In Florida, you may be asked to complete field sobriety tests if you are pulled over and the officer has reason to believe that you may be driving while under the influence. But just what are field sobriety tests, and how are they utilized?
FieldSobrietyTests.org offers both standardized and non-standardized versions of field sobriety tests, which can then be used by officers at their discretion if they feel you may be driving under the influence. Standardized versions of the test include:
- The one-leg stand
- The walk and turn
- The horizontal gaze nystagmus (HGN) test
These are all designed to test your balance and your ability to track motion with your eyes. Both of these abilities will be impaired if you have been drinking or partaking in illicit substances. There are some instances where you may not be able to pass these tests but are sober. For example, someone with Parkinson's disease or weight-related issues may not be able to maintain their balance for a one-leg stand.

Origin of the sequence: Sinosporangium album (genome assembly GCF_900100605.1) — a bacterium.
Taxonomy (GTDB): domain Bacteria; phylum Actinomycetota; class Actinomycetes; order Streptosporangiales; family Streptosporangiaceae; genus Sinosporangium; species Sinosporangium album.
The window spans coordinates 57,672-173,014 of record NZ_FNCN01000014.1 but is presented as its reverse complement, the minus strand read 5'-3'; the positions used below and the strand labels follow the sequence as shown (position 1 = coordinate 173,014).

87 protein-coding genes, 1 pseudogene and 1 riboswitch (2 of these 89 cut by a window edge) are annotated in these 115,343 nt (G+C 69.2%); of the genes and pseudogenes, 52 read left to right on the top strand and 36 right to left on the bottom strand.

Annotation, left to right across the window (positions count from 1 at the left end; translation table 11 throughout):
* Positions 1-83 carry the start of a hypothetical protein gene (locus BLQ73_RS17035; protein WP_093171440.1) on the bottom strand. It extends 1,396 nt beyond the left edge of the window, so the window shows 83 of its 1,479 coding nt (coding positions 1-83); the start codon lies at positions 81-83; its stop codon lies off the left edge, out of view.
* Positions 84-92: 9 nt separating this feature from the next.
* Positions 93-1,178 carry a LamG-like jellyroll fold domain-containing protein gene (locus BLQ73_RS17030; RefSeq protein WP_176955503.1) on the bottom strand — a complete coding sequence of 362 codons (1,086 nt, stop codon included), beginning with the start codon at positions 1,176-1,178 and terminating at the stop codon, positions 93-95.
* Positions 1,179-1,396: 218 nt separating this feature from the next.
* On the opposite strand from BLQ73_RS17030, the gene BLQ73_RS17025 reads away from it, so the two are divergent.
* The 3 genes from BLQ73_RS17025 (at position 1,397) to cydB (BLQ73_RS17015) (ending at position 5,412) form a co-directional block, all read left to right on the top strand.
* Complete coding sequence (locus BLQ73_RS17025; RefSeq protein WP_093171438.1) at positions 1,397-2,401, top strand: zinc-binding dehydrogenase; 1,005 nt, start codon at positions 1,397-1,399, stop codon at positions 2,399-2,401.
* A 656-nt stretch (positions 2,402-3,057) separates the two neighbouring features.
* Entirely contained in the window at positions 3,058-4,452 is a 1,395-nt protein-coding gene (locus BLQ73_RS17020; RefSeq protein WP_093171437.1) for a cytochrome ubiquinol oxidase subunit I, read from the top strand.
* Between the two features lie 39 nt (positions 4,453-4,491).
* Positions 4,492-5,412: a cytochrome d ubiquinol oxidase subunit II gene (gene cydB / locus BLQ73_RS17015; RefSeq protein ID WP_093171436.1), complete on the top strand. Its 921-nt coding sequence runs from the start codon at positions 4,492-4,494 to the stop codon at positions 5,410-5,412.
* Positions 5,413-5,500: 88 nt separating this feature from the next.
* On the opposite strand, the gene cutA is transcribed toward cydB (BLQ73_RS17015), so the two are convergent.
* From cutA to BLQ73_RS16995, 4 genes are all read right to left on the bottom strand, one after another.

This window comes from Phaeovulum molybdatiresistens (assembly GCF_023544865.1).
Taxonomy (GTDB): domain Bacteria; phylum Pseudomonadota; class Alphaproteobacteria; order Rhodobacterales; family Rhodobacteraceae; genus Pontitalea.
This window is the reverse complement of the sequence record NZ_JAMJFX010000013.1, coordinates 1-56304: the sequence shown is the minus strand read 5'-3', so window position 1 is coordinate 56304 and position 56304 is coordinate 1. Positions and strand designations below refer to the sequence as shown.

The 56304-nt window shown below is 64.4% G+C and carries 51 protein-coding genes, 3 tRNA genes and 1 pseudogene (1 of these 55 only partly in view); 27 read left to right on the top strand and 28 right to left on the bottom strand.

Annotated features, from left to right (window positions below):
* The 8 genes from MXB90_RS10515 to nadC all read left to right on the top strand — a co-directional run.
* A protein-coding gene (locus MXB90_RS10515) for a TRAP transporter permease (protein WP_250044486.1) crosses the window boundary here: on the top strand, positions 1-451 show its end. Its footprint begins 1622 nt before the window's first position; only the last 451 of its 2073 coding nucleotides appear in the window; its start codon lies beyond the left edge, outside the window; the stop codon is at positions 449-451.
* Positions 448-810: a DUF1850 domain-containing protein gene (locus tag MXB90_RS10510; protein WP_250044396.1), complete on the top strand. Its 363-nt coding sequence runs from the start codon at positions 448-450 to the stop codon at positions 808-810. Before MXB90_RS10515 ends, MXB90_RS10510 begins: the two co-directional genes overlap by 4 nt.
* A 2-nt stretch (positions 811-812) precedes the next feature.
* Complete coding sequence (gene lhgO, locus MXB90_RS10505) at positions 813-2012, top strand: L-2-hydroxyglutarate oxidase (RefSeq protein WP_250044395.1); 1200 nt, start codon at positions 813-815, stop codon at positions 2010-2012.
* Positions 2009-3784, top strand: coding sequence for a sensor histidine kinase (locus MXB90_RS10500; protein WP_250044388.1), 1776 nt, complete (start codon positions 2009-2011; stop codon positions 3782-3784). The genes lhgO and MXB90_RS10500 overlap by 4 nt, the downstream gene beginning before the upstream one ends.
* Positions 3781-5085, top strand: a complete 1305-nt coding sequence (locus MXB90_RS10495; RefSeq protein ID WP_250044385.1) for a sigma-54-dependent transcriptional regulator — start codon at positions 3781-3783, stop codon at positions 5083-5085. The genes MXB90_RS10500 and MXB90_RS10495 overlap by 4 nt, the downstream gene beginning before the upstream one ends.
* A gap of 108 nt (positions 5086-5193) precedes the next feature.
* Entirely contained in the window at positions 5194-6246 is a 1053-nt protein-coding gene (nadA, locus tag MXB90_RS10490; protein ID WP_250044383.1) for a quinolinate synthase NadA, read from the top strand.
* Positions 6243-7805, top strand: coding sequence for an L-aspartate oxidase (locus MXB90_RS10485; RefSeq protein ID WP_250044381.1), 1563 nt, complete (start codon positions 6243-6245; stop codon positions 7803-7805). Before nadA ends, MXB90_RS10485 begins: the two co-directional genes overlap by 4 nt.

Non-standardized tests include touching your finger to your nose, reciting certain portions of the alphabet, or patting your hands. Non-standardized tests may be contested in court due to the fact that there isn't a standardized method of judging intoxication for them.
Field sobriety tests can sometimes be a precursor to breathalyzer tests, as officers must have reason to believe you are driving under the influence before administering those. It's also possible to be arrested for failing a field sobriety test without a breathalyzer test being taken, which is something you may wish to keep in mind.